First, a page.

One of the most powerful tools for you as a cinematographer is understanding light and shadow. This is where my Key Grip, Dave Knudson, comes in.
It’s all about shaping light and creating all those wonderful layers. We’re going to go through the tools that do that. It starts right there with the c-stand. Dave, take us through this baby…
This is your basic c-stand made by Matthews. They’ve been making it the same way, it’s not digital, it’s not phosphorous technology, it’s not LED; it’s steel, and that’s what I like about it.
The c-stand is very important. It’s the hammer of the film industry for a grip. We don’t build as many walls as we used to, but when we shape light, we want to use a c-stand and a flag.
We’ve got all different kinds of flags here. This is what we call a 2×3 flag. In the gripping world it’s all basically learned. The great thing about gripping is that it’s passed down from generation to generation. If I was on set with someone for their first couple of days, I would sit down and explain to them exactly how to use this stand, just like I’m going to explain to you now.
The thing with the c-stand is that you want to make sure you’re always safe with it and that the big leg is always facing the product. If you have an expensive object in front of the c-stand here that you’re lighting with a big soft source and Shane would like me to shape light on that product, I would take the big leg and face it toward the flag. I would take the flag, which has a soft side and a hard side, and face the flag toward the product. Then I would set the flag.
You put the grip head on the right side of the stand. These stands were perfectly designed by Matthews, or earlier by Century. They’ve made some adjustments on it. When you set it up and are ready to work, you have knuckles on the left and you have the grip heads with the big knuckles on the right side with righty tighty.
It also coincides with the big leg facing forward towards the product. So you want to set a flag and/or the weight you’re rigging to the c-stand out over the big leg.
We take the soft side of the flag and face it towards our product. We loosen up our grip head while making sure everything else is still tight. We insert the flag making sure everything is righty tighty and then tighten the grip head.
With their new technology in their grip heads you don’t have to crank it like you used to have to do.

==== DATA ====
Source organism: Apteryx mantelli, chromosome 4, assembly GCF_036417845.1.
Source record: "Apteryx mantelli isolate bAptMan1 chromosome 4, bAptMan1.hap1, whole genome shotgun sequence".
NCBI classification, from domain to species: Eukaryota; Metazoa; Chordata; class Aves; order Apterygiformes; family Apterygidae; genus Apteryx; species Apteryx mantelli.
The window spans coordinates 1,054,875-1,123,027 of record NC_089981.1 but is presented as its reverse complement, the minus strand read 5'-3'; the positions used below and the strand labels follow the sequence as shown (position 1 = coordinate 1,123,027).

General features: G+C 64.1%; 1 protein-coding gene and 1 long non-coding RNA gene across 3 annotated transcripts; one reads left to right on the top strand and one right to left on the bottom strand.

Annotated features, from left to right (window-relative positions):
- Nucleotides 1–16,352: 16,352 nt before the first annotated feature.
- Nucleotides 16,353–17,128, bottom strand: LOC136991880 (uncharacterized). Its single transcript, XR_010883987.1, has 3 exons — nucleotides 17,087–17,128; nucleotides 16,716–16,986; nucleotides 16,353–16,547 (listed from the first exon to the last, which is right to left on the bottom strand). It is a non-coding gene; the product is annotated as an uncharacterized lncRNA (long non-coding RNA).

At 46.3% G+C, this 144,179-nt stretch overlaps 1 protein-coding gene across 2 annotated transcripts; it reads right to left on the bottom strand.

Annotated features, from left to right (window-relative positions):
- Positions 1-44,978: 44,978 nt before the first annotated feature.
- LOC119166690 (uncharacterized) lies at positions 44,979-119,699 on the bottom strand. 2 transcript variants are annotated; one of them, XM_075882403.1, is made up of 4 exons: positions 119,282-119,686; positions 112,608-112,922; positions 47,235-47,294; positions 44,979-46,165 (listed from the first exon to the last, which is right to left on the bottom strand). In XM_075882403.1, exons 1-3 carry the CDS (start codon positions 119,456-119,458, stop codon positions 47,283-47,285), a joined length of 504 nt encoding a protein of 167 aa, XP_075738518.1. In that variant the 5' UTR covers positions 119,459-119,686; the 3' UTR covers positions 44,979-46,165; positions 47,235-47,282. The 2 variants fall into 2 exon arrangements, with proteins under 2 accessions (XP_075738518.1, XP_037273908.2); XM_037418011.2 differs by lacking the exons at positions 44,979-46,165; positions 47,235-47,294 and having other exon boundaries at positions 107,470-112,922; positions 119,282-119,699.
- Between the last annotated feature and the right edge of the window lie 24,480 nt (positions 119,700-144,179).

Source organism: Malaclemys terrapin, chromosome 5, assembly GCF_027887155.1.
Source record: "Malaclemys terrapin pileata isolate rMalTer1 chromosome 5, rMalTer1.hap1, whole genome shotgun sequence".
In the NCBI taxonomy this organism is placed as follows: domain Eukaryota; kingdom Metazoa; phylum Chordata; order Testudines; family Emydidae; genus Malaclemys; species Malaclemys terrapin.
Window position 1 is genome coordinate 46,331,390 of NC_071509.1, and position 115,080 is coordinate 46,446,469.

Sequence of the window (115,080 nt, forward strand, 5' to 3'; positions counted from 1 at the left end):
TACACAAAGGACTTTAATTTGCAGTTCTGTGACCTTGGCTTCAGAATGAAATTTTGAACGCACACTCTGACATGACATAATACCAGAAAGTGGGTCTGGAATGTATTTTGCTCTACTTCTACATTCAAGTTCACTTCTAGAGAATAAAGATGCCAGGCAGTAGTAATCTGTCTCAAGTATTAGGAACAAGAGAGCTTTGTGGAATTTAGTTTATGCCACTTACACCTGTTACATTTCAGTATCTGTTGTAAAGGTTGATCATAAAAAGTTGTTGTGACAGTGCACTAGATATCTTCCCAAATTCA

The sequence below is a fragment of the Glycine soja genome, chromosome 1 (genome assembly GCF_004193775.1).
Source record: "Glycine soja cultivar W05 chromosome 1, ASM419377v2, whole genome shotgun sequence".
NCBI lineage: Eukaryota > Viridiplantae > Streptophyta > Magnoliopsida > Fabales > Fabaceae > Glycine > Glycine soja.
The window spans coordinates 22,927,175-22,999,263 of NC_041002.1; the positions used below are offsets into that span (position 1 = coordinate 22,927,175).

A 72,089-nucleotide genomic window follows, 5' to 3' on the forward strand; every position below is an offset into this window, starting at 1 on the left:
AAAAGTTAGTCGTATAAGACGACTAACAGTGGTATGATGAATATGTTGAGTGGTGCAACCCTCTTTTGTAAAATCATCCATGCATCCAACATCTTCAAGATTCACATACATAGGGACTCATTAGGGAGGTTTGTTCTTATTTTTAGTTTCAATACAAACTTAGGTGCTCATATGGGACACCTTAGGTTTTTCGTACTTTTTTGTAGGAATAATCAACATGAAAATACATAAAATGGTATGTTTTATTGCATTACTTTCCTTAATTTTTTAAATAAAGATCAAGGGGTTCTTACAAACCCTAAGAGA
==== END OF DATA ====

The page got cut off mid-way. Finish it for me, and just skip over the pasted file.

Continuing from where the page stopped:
You used to have to use all your weight to crank this thing.
You’d take a hammer to it, anything you could do to get it to stand. But that’s not a problem anymore. Just a little tight turn works.
What I like to do and what I’ve been taught from the very beginning is to always go up on the arm first. You never know how high you are going to go.
I’m always listening to Shane and paying attention. I want to be able to react to what he’s saying with the light because a lot of times you want to do this quickly. You want to buy him as much time to film as possible because that’s actually what we’re here for.
So again, loosen up the second, lower, grip head and go up on the arm. Always go up on the arm first without touching any of the risers. The light might go up or you might want to make a minor adjustment. If you don’t do it properly and you want to make a small adjustment to your flag, you’re going to have to reach way over your head. It just doesn’t make any sense and you can’t make a fine tune adjustment. So you want the grip head down at chest level so that if you want to make an adjustment you can do it better. It’s in a reachable area.
That’s basically it with c-stands. There are a few other basic things we are thinking about. If I want to do a hard cut, obviously, the closer I go to a product, the harder the cut, because it’s further away from the light. If I want to set a softer cut, I would go closer to the light rather than the product.
The only other thing I would tell someone on their first day is how to bag it properly. I would usually bag the middle leg. You want to counteract the weight that’s hanging over the big leg. Some people like to put it on the big leg which is also fine. As long as the whole bag is off the ground, then it’s fine.
I’m using c-stands for practically everything. LED fixtures: I’m using c-stands; I use the post to arm Dedos out. They’ve become not only the hammer in the grips’ toolkit, but they’ve also become such an incredible resource for us to be able to articulate and get the light exactly where we want it.
This lesson from Shane’s Inner Circle contains over 18 minutes of extensive video content and analysis.